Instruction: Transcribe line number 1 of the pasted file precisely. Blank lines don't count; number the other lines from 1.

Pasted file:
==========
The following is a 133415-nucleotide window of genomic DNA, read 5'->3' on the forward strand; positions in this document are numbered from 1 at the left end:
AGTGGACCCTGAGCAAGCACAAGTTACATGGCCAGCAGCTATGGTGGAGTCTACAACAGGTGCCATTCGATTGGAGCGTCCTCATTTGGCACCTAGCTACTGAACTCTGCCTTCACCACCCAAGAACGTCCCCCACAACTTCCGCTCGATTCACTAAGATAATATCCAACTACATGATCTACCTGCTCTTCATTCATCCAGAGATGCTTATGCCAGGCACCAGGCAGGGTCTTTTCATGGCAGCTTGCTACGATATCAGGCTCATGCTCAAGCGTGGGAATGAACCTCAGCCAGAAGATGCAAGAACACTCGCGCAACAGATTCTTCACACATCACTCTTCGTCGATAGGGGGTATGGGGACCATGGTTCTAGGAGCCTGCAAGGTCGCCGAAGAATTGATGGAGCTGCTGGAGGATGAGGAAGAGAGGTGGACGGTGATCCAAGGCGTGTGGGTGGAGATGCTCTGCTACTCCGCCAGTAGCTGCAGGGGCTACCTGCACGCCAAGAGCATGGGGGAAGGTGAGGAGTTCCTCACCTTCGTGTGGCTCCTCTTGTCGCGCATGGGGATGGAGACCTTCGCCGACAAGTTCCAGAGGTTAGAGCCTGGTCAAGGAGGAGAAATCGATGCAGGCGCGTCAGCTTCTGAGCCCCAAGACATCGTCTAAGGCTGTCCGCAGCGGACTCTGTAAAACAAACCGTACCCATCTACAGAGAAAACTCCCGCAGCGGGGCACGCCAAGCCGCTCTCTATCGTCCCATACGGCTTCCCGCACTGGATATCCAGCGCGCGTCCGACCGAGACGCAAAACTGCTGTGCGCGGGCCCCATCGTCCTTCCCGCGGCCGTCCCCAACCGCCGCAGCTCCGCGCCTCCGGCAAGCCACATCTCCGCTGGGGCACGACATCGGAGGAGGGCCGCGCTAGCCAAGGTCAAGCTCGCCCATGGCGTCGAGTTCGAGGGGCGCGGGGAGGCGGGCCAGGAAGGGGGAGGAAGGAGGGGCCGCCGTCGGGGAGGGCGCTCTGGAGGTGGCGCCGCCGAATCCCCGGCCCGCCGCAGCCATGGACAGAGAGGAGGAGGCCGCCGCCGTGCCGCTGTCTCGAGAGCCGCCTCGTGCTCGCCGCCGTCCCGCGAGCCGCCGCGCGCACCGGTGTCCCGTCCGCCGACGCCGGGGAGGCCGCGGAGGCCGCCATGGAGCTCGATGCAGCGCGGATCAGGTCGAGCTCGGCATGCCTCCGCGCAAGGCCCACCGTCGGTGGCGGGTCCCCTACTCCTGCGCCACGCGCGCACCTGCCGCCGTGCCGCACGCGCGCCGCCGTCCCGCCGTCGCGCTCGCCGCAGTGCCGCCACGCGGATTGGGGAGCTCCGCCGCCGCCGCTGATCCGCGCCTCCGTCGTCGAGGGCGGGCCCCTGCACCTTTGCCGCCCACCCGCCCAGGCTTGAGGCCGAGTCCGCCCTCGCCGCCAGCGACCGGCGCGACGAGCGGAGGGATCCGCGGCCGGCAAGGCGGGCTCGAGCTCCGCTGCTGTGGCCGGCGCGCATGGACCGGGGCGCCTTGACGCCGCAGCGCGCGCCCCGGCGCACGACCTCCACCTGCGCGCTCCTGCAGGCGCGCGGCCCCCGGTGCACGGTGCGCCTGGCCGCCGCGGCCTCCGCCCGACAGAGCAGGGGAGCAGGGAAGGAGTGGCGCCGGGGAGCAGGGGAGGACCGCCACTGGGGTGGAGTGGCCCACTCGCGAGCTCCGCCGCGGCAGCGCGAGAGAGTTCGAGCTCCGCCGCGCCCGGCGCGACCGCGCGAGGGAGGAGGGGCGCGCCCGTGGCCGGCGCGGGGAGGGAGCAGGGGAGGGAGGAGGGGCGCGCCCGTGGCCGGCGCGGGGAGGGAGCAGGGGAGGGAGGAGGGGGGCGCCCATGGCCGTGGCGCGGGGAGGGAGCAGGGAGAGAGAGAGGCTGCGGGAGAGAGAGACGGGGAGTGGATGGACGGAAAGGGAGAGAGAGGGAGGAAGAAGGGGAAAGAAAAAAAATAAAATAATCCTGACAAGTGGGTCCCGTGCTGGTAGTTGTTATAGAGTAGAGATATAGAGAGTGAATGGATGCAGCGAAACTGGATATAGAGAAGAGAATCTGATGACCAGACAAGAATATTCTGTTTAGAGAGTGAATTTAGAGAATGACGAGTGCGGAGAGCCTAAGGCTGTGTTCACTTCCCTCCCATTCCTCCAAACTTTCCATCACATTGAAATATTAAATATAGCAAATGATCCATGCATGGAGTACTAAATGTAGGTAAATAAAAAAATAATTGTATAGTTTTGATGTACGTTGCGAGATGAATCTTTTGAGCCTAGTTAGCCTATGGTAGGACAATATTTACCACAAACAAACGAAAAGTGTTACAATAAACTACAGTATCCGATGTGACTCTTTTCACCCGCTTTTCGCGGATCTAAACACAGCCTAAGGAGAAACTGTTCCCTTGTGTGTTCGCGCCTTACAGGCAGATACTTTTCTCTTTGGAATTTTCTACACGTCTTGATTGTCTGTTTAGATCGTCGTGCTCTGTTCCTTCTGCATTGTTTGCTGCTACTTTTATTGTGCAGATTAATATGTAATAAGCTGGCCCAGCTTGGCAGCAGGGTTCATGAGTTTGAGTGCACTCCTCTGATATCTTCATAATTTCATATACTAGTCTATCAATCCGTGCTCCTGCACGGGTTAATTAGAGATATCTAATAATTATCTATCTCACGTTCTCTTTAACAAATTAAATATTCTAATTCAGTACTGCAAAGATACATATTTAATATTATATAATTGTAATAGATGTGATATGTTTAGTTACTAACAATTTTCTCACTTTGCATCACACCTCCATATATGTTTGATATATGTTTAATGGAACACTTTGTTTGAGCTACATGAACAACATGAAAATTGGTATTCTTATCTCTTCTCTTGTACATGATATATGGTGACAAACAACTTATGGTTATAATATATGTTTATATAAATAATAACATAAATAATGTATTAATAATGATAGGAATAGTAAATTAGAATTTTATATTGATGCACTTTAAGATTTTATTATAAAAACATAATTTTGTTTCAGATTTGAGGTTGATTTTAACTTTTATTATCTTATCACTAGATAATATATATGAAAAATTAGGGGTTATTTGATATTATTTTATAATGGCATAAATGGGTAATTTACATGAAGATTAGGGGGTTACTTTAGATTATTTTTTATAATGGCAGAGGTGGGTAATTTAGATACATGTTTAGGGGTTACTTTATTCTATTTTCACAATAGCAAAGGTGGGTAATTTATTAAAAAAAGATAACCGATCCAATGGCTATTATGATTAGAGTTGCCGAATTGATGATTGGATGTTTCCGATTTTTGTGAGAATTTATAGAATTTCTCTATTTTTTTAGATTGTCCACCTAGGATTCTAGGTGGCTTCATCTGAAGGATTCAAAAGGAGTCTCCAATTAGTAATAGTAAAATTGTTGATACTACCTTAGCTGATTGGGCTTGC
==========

The following is a 133415-nucleotide window of genomic DNA, read 5'->3' on the forward strand; positions in this document are numbered from 1 at the left end: